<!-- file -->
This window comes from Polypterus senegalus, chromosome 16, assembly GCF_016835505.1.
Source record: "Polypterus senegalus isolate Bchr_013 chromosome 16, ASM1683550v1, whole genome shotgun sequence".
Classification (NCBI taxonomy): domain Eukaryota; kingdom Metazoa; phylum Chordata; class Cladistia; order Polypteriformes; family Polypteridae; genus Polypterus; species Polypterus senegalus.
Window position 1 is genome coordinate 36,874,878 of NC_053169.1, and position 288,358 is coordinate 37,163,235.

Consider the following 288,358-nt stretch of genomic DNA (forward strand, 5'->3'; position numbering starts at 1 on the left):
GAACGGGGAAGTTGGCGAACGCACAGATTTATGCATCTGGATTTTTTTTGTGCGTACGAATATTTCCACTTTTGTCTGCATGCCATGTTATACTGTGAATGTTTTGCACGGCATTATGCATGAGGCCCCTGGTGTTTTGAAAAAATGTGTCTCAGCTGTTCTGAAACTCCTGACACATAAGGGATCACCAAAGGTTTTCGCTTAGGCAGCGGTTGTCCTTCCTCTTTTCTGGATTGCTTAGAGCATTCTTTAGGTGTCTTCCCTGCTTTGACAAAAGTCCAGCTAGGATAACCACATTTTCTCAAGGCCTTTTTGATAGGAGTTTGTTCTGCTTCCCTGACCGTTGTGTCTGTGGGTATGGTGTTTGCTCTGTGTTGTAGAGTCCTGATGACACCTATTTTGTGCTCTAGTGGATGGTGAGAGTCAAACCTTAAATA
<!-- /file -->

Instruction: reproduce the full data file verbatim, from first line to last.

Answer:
This window comes from Polypterus senegalus, chromosome 16, assembly GCF_016835505.1.
Source record: "Polypterus senegalus isolate Bchr_013 chromosome 16, ASM1683550v1, whole genome shotgun sequence".
Classification (NCBI taxonomy): domain Eukaryota; kingdom Metazoa; phylum Chordata; class Cladistia; order Polypteriformes; family Polypteridae; genus Polypterus; species Polypterus senegalus.
Window position 1 is genome coordinate 36,874,878 of NC_053169.1, and position 288,358 is coordinate 37,163,235.

Consider the following 288,358-nt stretch of genomic DNA (forward strand, 5'->3'; position numbering starts at 1 on the left):
GAACGGGGAAGTTGGCGAACGCACAGATTTATGCATCTGGATTTTTTTTGTGCGTACGAATATTTCCACTTTTGTCTGCATGCCATGTTATACTGTGAATGTTTTGCACGGCATTATGCATGAGGCCCCTGGTGTTTTGAAAAAATGTGTCTCAGCTGTTCTGAAACTCCTGACACATAAGGGATCACCAAAGGTTTTCGCTTAGGCAGCGGTTGTCCTTCCTCTTTTCTGGATTGCTTAGAGCATTCTTTAGGTGTCTTCCCTGCTTTGACAAAAGTCCAGCTAGGATAACCACATTTTCTCAAGGCCTTTTTGATAGGAGTTTGTTCTGCTTCCCTGACCGTTGTGTCTGTGGGTATGGTGTTTGCTCTGTGTTGTAGAGTCCTGATGACACCTATTTTGTGCTCTAGTGGATGGTGAGAGTCAAACCTTAAATA